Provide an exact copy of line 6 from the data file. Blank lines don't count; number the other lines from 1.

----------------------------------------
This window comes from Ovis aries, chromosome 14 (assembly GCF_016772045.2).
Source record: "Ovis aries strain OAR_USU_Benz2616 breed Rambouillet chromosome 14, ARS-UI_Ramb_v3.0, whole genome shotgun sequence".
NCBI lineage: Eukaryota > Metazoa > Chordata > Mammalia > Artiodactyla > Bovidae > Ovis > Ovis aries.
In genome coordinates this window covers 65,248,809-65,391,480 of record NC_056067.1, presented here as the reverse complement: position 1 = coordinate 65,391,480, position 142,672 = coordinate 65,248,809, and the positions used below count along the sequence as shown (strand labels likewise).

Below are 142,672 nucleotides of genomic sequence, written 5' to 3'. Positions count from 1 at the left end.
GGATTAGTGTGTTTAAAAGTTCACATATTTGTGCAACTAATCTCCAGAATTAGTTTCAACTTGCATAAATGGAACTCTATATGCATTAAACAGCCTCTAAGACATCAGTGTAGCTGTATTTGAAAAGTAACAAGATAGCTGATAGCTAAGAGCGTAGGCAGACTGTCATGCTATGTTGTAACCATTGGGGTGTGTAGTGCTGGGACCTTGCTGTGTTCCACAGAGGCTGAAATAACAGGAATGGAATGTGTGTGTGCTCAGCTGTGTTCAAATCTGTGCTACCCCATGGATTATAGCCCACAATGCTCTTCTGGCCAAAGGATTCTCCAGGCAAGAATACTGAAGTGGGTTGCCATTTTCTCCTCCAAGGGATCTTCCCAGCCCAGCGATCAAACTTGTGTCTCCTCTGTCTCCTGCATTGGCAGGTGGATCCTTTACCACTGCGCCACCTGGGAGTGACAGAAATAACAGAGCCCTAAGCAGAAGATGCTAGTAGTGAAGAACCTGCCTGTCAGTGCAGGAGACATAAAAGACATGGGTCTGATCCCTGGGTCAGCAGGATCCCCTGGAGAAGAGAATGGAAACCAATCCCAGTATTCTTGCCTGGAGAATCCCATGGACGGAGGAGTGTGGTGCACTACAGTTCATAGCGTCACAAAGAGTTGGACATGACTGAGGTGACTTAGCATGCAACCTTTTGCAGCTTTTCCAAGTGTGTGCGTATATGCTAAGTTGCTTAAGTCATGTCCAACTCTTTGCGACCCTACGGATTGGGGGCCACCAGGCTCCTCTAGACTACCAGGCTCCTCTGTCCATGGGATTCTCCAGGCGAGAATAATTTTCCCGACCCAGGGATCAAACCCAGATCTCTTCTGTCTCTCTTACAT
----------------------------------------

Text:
GGATTAGTGTGTTTAAAAGTTCACATATTTGTGCAACTAATCTCCAGAATTAGTTTCAACTTGCATAAATGGAACTCTATATGCATTAAACAGCCTCTAAGACATCAGTGTAGCTGTATTTGAAAAGTAACAAGATAGCTGATAGCTAAGAGCGTAGGCAGACTGTCATGCTATGTTGTAACCATTGGGGTGTGTAGTGCTGGGACCTTGCTGTGTTCCACAGAGGCTGAAATAACAGGAATGGAATGTGTGTGTGCTCAGCTGTGTTCAAATCTGTGCTACCCCATGGATTATAGCCCACAATGCTCTTCTGGCCAAAGGATTCTCCAGGCAAGAATACTGAAGTGGGTTGCCATTTTCTCCTCCAAGGGATCTTCCCAGCCCAGCGATCAAACTTGTGTCTCCTCTGTCTCCTGCATTGGCAGGTGGATCCTTTACCACTGCGCCACCTGGGAGTGACAGAAATAACAGAGCCCTAAGCAGAAGATGCTAGTAGTGAAGAACCTGCCTGTCAGTGCAGGAGACATAAAAGACATGGGTCTGATCCCTGGGTCAGCAGGATCCCCTGGAGAAGAGAATGGAAACCAATCCCAGTATTCTTGCCTGGAGAATCCCATGGACGGAGGAGTGTGGTGCACTACAGTTCATAGCGTCACAAAGAGTTGGACATGACTGAGGTGACTTAGCATGCAACCTTTTGCAGCTTTTCCAAGTGTGTGCGTATATGCTAAGTTGCTTAAGTCATGTCCAACTCTTTGCGACCCTACGGATTGGGGGCCACCAGGCTCCTCTAGACTACCAGGCTCCTCTGTCCATGGGATTCTCCAGGCGAGAATAATTTTCCCGACCCAGGGATCAAACCCAGATCTCTTCTGTCTCTCTTACAT